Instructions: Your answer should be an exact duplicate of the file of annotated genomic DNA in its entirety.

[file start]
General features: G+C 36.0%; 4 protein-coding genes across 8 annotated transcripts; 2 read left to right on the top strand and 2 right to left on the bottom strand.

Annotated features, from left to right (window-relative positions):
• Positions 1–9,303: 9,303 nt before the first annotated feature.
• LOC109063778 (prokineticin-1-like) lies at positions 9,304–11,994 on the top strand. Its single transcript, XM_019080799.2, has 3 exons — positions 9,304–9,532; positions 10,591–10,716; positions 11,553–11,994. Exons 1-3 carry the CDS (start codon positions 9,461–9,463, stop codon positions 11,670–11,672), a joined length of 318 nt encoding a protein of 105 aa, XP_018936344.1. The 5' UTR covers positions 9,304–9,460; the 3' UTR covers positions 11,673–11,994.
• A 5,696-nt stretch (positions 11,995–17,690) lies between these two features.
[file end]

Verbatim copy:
General features: G+C 36.0%; 4 protein-coding genes across 8 annotated transcripts; 2 read left to right on the top strand and 2 right to left on the bottom strand.

Annotated features, from left to right (window-relative positions):
• Positions 1–9,303: 9,303 nt before the first annotated feature.
• LOC109063778 (prokineticin-1-like) lies at positions 9,304–11,994 on the top strand. Its single transcript, XM_019080799.2, has 3 exons — positions 9,304–9,532; positions 10,591–10,716; positions 11,553–11,994. Exons 1-3 carry the CDS (start codon positions 9,461–9,463, stop codon positions 11,670–11,672), a joined length of 318 nt encoding a protein of 105 aa, XP_018936344.1. The 5' UTR covers positions 9,304–9,460; the 3' UTR covers positions 11,673–11,994.
• A 5,696-nt stretch (positions 11,995–17,690) lies between these two features.